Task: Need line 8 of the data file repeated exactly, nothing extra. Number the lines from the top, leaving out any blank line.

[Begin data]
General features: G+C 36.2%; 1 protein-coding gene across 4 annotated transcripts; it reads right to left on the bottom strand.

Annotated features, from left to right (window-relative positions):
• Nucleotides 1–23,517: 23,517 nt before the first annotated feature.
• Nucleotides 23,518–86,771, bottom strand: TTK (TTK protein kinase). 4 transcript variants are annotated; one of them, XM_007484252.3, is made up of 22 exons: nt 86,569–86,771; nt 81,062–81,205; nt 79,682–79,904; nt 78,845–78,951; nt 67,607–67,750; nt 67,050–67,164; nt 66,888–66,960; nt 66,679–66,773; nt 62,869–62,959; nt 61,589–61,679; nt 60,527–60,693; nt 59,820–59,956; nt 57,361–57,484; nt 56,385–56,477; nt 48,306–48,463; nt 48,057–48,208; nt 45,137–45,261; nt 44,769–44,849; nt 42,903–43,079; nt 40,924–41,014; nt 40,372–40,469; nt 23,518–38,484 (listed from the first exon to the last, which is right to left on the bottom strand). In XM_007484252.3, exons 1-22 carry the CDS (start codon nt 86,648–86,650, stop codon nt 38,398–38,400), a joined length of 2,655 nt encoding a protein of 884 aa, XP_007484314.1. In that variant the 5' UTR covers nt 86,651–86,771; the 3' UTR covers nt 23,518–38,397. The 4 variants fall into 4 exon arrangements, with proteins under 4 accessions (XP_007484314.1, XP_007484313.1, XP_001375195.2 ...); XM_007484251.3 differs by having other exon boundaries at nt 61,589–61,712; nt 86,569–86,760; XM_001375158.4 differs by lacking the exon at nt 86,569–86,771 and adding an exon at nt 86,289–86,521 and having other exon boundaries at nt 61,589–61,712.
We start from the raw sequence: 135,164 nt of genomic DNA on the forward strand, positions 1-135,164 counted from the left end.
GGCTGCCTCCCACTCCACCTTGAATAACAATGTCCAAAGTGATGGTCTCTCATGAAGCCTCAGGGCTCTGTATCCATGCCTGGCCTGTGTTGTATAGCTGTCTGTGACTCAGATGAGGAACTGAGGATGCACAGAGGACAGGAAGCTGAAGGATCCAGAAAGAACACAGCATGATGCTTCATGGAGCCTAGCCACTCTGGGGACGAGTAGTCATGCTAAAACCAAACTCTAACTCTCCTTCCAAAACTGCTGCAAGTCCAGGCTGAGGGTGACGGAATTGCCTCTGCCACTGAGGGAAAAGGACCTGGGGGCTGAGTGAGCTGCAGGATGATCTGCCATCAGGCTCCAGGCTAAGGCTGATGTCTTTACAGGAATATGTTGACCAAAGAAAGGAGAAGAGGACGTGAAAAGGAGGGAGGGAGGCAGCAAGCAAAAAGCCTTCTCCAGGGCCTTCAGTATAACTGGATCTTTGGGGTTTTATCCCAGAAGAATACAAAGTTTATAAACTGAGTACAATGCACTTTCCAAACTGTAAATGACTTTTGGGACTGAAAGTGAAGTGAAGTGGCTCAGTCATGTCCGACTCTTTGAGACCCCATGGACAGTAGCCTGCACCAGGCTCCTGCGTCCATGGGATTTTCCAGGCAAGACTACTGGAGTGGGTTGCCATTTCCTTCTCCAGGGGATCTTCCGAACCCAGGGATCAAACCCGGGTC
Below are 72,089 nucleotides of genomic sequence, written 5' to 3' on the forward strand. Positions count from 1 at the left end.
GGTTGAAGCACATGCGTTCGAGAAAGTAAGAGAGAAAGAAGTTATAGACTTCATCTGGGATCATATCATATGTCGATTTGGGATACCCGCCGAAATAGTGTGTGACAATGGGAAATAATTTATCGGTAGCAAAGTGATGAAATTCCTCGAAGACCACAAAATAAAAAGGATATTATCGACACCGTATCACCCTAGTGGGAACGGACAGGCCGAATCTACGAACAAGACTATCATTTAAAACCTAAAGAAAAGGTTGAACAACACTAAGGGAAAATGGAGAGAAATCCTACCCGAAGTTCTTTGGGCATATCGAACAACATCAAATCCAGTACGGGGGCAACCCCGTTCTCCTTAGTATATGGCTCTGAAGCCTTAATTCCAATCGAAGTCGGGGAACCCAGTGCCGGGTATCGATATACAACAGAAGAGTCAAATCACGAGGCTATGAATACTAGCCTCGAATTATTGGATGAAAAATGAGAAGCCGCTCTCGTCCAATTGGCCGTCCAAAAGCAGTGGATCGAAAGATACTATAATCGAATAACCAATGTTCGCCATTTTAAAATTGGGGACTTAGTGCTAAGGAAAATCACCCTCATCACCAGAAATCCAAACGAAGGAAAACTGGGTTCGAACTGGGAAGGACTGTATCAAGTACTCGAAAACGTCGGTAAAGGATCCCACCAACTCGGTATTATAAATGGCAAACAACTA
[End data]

GGTTGAAGCACATGCGTTCGAGAAAGTAAGAGAGAAAGAAGTTATAGACTTCATCTGGGATCATATCATATGTCGATTTGGGATACCCGCCGAAATAGTGTGTGACAATGGGAAATAATTTATCGGTAGCAAAGTGATGAAATTCCTCGAAGACCACAAAATAAAAAGGATATTATCGACACCGTATCACCCTAGTGGGAACGGACAGGCCGAATCTACGAACAAGACTATCATTTAAAACCTAAAGAAAAGGTTGAACAACACTAAGGGAAAATGGAGAGAAATCCTACCCGAAGTTCTTTGGGCATATCGAACAACATCAAATCCAGTACGGGGGCAACCCCGTTCTCCTTAGTATATGGCTCTGAAGCCTTAATTCCAATCGAAGTCGGGGAACCCAGTGCCGGGTATCGATATACAACAGAAGAGTCAAATCACGAGGCTATGAATACTAGCCTCGAATTATTGGATGAAAAATGAGAAGCCGCTCTCGTCCAATTGGCCGTCCAAAAGCAGTGGATCGAAAGATACTATAATCGAATAACCAATGTTCGCCATTTTAAAATTGGGGACTTAGTGCTAAGGAAAATCACCCTCATCACCAGAAATCCAAACGAAGGAAAACTGGGTTCGAACTGGGAAGGACTGTATCAAGTACTCGAAAACGTCGGTAAAGGATCCCACCAACTCGGTATTATAAATGGCAAACAACTA